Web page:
SI Vault
Tim Layden
February 13, 2008
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February 13, 2008

Perfectly Imperfect


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THIS TIME THE CELEBRATION WAS FOR THE YOUNGEST CHILD OF A FOOTBALL FAMILY AND FOR THE TEAM HE HELPED CARRY TO AN UNLIKELY CHAMPIONSHIP. A YEAR AGO IN MIAMI, ELI MANNING HAD SEEN HIS OLDER BROTHER PEYTON TRANSFORMED BY A SUPER BOWL CHAMPIONSHIP. HE HAD SEEN PEYTON WALK INTO HIS OWN VICTORY PARTY SO BLISSFULLY SATISFIED THAT the moment found a place in Eli's soul and changed him as well. "It put a hunger inside me," Eli says. "You always want to win, but after that I felt like I wanted it even more." And now, so soon afterward, it would be his turn.

A second-floor restaurant at the New York Giants' team hotel outside Phoenix had become a thrumming nightclub into early Monday morning, a steady bass beat providing the backdrop to the unmistakable buzz of victory shared with friends and family at another Manning Super Bowl celebration. One floor below, some Giants players and a horde of the team's supporters filled a massive ballroom for another party, and outside in the night a long line of cars snaked nearly the full two miles from the Sheraton Wild Horse Pass Resort in Chandler, Ariz., to Interstate 10 as the desert sky spit raindrops and high winds buffeted the sagebrush along the highway. Drivers wore Big Blue jerseys and wanted only a piece of the delirium.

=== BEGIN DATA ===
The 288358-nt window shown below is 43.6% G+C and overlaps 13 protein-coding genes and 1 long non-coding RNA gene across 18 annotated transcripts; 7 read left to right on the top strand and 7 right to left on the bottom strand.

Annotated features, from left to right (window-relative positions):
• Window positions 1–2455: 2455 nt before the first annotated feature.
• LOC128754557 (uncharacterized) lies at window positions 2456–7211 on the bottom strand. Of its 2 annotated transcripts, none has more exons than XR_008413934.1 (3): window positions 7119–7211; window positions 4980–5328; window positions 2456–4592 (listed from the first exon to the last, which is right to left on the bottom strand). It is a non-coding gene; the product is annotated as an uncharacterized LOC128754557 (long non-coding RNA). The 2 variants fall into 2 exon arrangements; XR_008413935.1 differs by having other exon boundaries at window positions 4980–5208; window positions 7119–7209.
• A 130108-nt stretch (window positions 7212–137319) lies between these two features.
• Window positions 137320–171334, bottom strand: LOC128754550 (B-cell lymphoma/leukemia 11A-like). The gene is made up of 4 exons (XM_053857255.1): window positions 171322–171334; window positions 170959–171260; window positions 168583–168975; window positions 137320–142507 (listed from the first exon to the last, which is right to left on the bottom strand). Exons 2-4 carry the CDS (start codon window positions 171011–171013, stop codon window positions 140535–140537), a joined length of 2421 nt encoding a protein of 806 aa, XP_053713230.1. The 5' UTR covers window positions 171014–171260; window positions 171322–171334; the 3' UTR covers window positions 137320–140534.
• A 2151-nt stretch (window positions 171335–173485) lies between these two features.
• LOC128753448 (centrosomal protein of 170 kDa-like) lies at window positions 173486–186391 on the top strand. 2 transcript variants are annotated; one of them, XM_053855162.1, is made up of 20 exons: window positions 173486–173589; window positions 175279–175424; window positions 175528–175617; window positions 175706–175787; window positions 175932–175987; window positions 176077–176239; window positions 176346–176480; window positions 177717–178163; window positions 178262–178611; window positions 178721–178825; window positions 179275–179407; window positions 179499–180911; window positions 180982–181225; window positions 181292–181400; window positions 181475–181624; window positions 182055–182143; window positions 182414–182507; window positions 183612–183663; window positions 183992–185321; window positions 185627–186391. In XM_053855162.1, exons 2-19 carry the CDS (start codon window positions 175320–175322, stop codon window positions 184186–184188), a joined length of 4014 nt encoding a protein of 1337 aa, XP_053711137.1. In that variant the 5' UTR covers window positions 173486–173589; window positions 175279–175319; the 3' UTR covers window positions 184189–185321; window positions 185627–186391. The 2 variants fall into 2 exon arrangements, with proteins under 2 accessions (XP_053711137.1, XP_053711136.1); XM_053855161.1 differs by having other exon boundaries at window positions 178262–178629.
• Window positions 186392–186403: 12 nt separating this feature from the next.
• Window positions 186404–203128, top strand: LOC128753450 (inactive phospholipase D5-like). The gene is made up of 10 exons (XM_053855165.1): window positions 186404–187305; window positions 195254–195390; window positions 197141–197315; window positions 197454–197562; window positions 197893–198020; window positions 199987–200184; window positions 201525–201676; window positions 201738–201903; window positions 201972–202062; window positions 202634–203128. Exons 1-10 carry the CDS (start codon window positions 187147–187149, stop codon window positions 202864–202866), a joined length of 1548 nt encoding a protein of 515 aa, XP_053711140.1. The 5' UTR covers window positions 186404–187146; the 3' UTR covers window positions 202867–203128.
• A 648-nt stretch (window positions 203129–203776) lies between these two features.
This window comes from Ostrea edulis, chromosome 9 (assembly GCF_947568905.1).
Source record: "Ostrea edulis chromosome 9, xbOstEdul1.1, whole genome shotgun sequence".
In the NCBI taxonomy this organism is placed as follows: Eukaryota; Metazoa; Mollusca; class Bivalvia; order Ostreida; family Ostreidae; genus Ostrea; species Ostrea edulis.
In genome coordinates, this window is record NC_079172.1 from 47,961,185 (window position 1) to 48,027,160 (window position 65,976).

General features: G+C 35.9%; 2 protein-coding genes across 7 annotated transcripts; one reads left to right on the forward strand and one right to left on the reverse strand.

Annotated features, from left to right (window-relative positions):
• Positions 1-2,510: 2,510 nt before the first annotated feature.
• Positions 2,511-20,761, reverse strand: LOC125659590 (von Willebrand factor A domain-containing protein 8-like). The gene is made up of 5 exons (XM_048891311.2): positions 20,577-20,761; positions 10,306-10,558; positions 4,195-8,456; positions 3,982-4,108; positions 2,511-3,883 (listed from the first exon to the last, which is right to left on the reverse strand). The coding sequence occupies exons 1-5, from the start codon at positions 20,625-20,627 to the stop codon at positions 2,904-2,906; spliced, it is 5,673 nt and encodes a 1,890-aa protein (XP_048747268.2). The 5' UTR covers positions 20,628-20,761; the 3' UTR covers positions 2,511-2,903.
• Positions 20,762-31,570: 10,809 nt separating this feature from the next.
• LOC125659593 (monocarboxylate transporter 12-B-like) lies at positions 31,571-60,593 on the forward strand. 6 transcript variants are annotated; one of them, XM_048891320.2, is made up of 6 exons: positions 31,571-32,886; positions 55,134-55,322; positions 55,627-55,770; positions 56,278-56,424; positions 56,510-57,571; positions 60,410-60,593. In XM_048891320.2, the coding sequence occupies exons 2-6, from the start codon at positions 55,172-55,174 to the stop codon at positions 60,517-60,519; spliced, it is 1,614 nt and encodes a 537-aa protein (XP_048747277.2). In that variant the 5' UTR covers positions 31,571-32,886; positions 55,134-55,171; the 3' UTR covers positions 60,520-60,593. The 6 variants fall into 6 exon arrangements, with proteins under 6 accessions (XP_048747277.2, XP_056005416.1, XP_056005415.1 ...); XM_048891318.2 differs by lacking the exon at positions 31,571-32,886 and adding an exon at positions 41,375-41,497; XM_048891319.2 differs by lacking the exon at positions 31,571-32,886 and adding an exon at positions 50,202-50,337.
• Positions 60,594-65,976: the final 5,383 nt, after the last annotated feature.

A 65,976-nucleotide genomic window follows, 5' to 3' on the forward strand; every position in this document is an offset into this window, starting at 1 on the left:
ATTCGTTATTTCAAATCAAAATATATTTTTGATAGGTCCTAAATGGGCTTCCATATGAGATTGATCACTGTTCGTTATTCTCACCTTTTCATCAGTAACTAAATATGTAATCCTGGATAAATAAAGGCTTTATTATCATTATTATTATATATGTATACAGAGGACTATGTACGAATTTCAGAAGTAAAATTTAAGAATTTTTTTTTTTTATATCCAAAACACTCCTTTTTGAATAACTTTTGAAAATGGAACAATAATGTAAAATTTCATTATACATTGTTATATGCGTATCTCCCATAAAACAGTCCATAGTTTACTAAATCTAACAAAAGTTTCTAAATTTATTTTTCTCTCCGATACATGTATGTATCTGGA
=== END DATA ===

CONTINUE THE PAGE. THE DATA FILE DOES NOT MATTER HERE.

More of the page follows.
It was to have been a historic night. The New England Patriots would win their 19th consecutive game and become only the second NFL team, along with the 1972 Miami Dolphins, to complete a season unbeaten and untied. They would fortify the legacy of a modern professional dynasty with a fourth Super Bowl title in seven years. They would prove themselves perfect.

Instead, the Giants completed an unexpected and emotional postseason run with a 17-14 victory in Super Bowl XLII. It was history cut from another cloth, a performance built on the sturdy underpinnings of a ferocious defensive effort, sustained when quarterback Manning and wide receiver David Tyree combined on one of the most memorable plays in NFL history and sealed when Manning threw a 13-yard touchdown pass to Plaxico Burress with 35 seconds to play. The game will take its place not only as the second-greatest upset in a Super Bowl—behind the New York Jets' epic 16-7 defeat of the Baltimore Colts in January 1969—but also as the culmination of a season in which a team, a quarterback and a coach found themselves linked by a deep resilience and rode it to the top of their sport.

Here in the afterglow Manning, the game's MVP, worked the room, bouncing among groups of friends: those from Isidore Newman, his New Orleans high school; from Ole Miss, where he played his college ball; and from New York. His mother, Olivia, stood talking with Eli's fianc�e, Abby McGrew. Peyton remained in the back of the room, ceding the stage to Eli. "It's just surreal," Eli said over the noise. Past midnight he joined with his oldest brother, Cooper, and together they sang. The selection, of course, was New York, New York.